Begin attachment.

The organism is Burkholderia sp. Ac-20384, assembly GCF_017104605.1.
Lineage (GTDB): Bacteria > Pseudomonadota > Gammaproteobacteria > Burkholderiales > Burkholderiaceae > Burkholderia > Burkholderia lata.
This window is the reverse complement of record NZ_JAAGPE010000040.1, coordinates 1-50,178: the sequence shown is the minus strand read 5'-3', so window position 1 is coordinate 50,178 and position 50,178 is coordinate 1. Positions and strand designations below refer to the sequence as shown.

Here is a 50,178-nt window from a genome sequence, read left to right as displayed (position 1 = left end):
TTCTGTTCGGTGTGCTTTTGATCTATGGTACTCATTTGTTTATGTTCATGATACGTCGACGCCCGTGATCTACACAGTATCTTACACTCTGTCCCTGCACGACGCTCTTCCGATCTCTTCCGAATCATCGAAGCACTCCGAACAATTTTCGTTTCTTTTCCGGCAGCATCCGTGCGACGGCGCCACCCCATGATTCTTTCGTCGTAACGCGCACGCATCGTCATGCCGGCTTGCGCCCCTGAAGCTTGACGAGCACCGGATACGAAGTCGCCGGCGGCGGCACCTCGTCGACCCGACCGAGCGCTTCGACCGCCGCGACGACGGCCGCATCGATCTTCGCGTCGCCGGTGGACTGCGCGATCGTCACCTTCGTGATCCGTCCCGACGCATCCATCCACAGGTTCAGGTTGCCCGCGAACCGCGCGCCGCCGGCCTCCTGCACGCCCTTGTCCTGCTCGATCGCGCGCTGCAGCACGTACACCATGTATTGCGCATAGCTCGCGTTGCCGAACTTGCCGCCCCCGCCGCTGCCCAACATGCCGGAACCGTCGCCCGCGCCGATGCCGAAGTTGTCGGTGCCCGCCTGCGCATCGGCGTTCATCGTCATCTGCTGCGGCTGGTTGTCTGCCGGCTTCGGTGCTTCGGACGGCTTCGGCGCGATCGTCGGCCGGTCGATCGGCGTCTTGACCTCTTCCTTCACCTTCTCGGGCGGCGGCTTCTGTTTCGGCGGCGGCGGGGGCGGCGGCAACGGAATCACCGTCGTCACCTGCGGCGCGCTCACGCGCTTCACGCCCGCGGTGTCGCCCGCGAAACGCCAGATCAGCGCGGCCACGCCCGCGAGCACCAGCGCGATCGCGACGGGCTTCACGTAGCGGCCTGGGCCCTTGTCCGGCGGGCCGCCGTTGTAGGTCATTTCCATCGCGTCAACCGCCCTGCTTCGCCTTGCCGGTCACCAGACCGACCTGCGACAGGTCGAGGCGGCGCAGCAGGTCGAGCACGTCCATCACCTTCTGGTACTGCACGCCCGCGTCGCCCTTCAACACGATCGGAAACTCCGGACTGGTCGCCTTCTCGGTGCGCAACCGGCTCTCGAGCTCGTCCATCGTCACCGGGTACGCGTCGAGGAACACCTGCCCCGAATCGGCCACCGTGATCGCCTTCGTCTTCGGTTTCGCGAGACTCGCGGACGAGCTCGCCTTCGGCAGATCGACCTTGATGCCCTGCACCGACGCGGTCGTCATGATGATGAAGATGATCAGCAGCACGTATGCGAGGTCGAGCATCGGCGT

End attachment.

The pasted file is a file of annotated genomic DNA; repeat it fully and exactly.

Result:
The organism is Burkholderia sp. Ac-20384, assembly GCF_017104605.1.
Lineage (GTDB): Bacteria > Pseudomonadota > Gammaproteobacteria > Burkholderiales > Burkholderiaceae > Burkholderia > Burkholderia lata.
This window is the reverse complement of record NZ_JAAGPE010000040.1, coordinates 1-50,178: the sequence shown is the minus strand read 5'-3', so window position 1 is coordinate 50,178 and position 50,178 is coordinate 1. Positions and strand designations below refer to the sequence as shown.

Here is a 50,178-nt window from a genome sequence, read left to right as displayed (position 1 = left end):
TTCTGTTCGGTGTGCTTTTGATCTATGGTACTCATTTGTTTATGTTCATGATACGTCGACGCCCGTGATCTACACAGTATCTTACACTCTGTCCCTGCACGACGCTCTTCCGATCTCTTCCGAATCATCGAAGCACTCCGAACAATTTTCGTTTCTTTTCCGGCAGCATCCGTGCGACGGCGCCACCCCATGATTCTTTCGTCGTAACGCGCACGCATCGTCATGCCGGCTTGCGCCCCTGAAGCTTGACGAGCACCGGATACGAAGTCGCCGGCGGCGGCACCTCGTCGACCCGACCGAGCGCTTCGACCGCCGCGACGACGGCCGCATCGATCTTCGCGTCGCCGGTGGACTGCGCGATCGTCACCTTCGTGATCCGTCCCGACGCATCCATCCACAGGTTCAGGTTGCCCGCGAACCGCGCGCCGCCGGCCTCCTGCACGCCCTTGTCCTGCTCGATCGCGCGCTGCAGCACGTACACCATGTATTGCGCATAGCTCGCGTTGCCGAACTTGCCGCCCCCGCCGCTGCCCAACATGCCGGAACCGTCGCCCGCGCCGATGCCGAAGTTGTCGGTGCCCGCCTGCGCATCGGCGTTCATCGTCATCTGCTGCGGCTGGTTGTCTGCCGGCTTCGGTGCTTCGGACGGCTTCGGCGCGATCGTCGGCCGGTCGATCGGCGTCTTGACCTCTTCCTTCACCTTCTCGGGCGGCGGCTTCTGTTTCGGCGGCGGCGGGGGCGGCGGCAACGGAATCACCGTCGTCACCTGCGGCGCGCTCACGCGCTTCACGCCCGCGGTGTCGCCCGCGAAACGCCAGATCAGCGCGGCCACGCCCGCGAGCACCAGCGCGATCGCGACGGGCTTCACGTAGCGGCCTGGGCCCTTGTCCGGCGGGCCGCCGTTGTAGGTCATTTCCATCGCGTCAACCGCCCTGCTTCGCCTTGCCGGTCACCAGACCGACCTGCGACAGGTCGAGGCGGCGCAGCAGGTCGAGCACGTCCATCACCTTCTGGTACTGCACGCCCGCGTCGCCCTTCAACACGATCGGAAACTCCGGACTGGTCGCCTTCTCGGTGCGCAACCGGCTCTCGAGCTCGTCCATCGTCACCGGGTACGCGTCGAGGAACACCTGCCCCGAATCGGCCACCGTGATCGCCTTCGTCTTCGGTTTCGCGAGACTCGCGGACGAGCTCGCCTTCGGCAGATCGACCTTGATGCCCTGCACCGACGCGGTCGTCATGATGATGAAGATGATCAGCAGCACGTATGCGAGGTCGAGCATCGGCGT